Merry holiday season, friends. It’s here.
Growing up, I had mixed feelings about the holidays – and by “the holidays,” I mean six weeks of so-called merriment-filled events including Thanksgiving Day, Christmas-related events at school, my birthday, my sister’s birthday, Christmas Eve, Christmas Day, New Year’s Eve and New Year’s Day.
In the early years, I looked forward to leaving cookies for Santa and a ridiculously tall pile of carrots for the reindeer. I looked forward to the TV specials. I looked forward to the extra friendliness of people around town. I looked forward to putting money into the Salvation Army red kettles. I looked forward to presents under the tree.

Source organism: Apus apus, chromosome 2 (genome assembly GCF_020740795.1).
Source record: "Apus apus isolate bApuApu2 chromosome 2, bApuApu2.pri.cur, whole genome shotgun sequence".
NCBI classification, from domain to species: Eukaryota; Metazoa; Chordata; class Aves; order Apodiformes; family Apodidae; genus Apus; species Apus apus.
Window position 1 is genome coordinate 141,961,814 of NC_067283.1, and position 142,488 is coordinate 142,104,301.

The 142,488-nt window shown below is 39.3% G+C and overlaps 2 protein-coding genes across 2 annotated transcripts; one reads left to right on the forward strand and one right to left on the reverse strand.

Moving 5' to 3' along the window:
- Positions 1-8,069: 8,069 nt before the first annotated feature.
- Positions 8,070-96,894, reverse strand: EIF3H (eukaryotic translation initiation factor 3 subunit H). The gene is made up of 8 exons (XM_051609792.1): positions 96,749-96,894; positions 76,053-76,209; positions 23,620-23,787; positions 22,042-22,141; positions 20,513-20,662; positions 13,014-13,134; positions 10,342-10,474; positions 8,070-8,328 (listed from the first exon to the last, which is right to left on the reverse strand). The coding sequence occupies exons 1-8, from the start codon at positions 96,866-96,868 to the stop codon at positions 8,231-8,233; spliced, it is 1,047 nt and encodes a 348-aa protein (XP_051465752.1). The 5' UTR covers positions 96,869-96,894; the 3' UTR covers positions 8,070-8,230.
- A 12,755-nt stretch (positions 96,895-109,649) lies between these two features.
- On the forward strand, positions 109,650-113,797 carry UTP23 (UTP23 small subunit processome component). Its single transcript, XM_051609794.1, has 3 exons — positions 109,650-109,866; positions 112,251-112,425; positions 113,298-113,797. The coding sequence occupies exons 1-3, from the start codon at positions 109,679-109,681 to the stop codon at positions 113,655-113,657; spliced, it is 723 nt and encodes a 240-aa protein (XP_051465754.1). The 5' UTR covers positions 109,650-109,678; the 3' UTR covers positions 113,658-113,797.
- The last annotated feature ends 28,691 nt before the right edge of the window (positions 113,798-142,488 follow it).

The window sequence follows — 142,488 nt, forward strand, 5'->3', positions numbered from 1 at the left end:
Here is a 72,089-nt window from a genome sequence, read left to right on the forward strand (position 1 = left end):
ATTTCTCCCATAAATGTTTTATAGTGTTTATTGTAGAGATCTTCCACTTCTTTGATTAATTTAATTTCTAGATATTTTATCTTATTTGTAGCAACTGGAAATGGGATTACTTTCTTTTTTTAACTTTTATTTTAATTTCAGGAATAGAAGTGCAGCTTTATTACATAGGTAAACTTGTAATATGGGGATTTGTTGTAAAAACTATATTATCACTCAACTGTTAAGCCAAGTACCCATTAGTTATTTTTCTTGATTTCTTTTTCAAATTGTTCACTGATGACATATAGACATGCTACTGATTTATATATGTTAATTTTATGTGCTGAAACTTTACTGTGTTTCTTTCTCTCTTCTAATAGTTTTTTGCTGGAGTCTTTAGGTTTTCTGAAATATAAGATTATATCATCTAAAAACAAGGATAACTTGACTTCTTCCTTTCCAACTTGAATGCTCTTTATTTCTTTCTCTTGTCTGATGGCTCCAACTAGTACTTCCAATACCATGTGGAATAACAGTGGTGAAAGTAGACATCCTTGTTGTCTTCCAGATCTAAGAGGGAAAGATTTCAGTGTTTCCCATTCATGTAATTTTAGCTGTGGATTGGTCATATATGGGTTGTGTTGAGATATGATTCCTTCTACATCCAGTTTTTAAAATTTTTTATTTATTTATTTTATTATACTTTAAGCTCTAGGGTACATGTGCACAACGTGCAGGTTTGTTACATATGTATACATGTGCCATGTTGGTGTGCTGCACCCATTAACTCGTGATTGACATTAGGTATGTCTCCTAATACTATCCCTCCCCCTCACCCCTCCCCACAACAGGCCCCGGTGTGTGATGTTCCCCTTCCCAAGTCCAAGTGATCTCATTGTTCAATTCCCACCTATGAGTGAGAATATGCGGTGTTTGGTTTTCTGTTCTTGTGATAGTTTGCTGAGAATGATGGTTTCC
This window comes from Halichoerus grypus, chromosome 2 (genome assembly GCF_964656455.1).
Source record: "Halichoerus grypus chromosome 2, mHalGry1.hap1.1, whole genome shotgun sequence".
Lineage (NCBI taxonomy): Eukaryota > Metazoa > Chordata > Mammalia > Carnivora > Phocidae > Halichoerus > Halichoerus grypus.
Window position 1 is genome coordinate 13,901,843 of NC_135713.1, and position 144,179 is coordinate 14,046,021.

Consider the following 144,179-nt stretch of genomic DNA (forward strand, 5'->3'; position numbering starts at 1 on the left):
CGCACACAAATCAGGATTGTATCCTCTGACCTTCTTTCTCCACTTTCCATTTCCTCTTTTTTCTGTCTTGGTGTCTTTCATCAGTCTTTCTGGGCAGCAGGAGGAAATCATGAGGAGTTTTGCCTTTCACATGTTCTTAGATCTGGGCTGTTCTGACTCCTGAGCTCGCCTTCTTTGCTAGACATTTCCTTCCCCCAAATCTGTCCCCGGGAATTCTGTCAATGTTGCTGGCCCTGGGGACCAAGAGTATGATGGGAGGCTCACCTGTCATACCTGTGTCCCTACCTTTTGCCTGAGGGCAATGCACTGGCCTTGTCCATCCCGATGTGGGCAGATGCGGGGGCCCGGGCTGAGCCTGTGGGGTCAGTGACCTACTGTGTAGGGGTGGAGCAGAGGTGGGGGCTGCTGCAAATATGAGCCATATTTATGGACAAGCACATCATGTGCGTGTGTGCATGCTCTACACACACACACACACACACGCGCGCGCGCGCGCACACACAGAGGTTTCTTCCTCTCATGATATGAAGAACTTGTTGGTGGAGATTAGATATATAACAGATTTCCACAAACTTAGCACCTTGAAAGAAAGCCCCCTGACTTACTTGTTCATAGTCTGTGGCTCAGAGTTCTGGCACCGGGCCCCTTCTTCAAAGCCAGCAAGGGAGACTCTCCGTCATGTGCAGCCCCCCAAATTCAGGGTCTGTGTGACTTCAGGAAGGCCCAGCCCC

But as the effects of my mother’s alcoholism worsened or I became more aware of them, the holidays brought me an extraordinary amount of anxiety. My mother controlled everything related to our celebration of those holidays – where we went, when we went, how long we stayed, the list goes on. I know now that every decision she made was tied directly or indirectly to her drinking – from hangovers to withdrawals to damaged personal relationships. Getting to school Christmas concerts on time was a feat I barely accomplished; I remember running into the classroom nearly out of breath, seconds before the teachers ushered us into the gym for the start of the show. Christmas Eve was generally awful. In my early years, I’d sneak out of my room, too excited to sleep and too hopeful about catching a glimpse of Santa. My mom was always drunk and furious at my dad over something, or stumbling around while she wrapped presents, complaining about something. I remember being worried that she’d be mean to Santa or that Santa wouldn’t come because she was still there in the living room at a late hour. Her behavior was confusing but it became the holiday norm. My father reacted in one of two ways (or both) over the course of the evening: He’d shout back at her or lock himself in the basement with Christmas music drowning out her yelling.